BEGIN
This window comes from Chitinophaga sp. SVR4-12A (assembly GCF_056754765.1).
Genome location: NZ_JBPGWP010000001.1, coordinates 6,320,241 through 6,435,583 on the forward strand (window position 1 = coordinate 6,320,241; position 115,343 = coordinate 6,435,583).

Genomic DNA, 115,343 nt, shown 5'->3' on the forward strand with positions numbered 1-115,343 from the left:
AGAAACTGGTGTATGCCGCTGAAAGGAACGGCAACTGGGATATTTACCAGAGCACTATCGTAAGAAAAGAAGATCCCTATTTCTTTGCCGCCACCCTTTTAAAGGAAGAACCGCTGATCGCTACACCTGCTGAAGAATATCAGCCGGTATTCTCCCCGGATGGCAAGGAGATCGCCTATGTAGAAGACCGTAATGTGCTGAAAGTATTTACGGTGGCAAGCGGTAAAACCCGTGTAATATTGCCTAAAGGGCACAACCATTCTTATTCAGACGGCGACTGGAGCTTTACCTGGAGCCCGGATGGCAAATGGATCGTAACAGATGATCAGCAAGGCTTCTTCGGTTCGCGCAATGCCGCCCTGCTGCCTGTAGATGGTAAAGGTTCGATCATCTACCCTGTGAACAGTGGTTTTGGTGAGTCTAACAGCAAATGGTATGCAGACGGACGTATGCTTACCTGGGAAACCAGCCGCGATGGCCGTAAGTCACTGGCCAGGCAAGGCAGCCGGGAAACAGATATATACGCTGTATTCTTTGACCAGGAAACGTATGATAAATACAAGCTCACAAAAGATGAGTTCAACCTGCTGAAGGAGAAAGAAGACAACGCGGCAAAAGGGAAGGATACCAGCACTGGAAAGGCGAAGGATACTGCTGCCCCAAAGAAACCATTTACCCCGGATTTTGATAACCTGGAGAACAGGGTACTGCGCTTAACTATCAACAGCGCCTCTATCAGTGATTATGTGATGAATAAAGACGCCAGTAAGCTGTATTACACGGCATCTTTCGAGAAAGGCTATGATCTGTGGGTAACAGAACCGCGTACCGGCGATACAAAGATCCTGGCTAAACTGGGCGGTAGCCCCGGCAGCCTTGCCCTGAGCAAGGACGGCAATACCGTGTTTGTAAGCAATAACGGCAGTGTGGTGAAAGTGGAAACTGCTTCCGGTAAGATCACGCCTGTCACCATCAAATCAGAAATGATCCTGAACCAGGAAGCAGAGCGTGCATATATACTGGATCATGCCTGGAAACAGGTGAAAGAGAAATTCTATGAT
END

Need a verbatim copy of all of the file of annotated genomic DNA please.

This window comes from Chitinophaga sp. SVR4-12A (assembly GCF_056754765.1).
Genome location: NZ_JBPGWP010000001.1, coordinates 6,320,241 through 6,435,583 on the forward strand (window position 1 = coordinate 6,320,241; position 115,343 = coordinate 6,435,583).

Genomic DNA, 115,343 nt, shown 5'->3' on the forward strand with positions numbered 1-115,343 from the left:
AGAAACTGGTGTATGCCGCTGAAAGGAACGGCAACTGGGATATTTACCAGAGCACTATCGTAAGAAAAGAAGATCCCTATTTCTTTGCCGCCACCCTTTTAAAGGAAGAACCGCTGATCGCTACACCTGCTGAAGAATATCAGCCGGTATTCTCCCCGGATGGCAAGGAGATCGCCTATGTAGAAGACCGTAATGTGCTGAAAGTATTTACGGTGGCAAGCGGTAAAACCCGTGTAATATTGCCTAAAGGGCACAACCATTCTTATTCAGACGGCGACTGGAGCTTTACCTGGAGCCCGGATGGCAAATGGATCGTAACAGATGATCAGCAAGGCTTCTTCGGTTCGCGCAATGCCGCCCTGCTGCCTGTAGATGGTAAAGGTTCGATCATCTACCCTGTGAACAGTGGTTTTGGTGAGTCTAACAGCAAATGGTATGCAGACGGACGTATGCTTACCTGGGAAACCAGCCGCGATGGCCGTAAGTCACTGGCCAGGCAAGGCAGCCGGGAAACAGATATATACGCTGTATTCTTTGACCAGGAAACGTATGATAAATACAAGCTCACAAAAGATGAGTTCAACCTGCTGAAGGAGAAAGAAGACAACGCGGCAAAAGGGAAGGATACCAGCACTGGAAAGGCGAAGGATACTGCTGCCCCAAAGAAACCATTTACCCCGGATTTTGATAACCTGGAGAACAGGGTACTGCGCTTAACTATCAACAGCGCCTCTATCAGTGATTATGTGATGAATAAAGACGCCAGTAAGCTGTATTACACGGCATCTTTCGAGAAAGGCTATGATCTGTGGGTAACAGAACCGCGTACCGGCGATACAAAGATCCTGGCTAAACTGGGCGGTAGCCCCGGCAGCCTTGCCCTGAGCAAGGACGGCAATACCGTGTTTGTAAGCAATAACGGCAGTGTGGTGAAAGTGGAAACTGCTTCCGGTAAGATCACGCCTGTCACCATCAAATCAGAAATGATCCTGAACCAGGAAGCAGAGCGTGCATATATACTGGATCATGCCTGGAAACAGGTGAAAGAGAAATTCTATGAT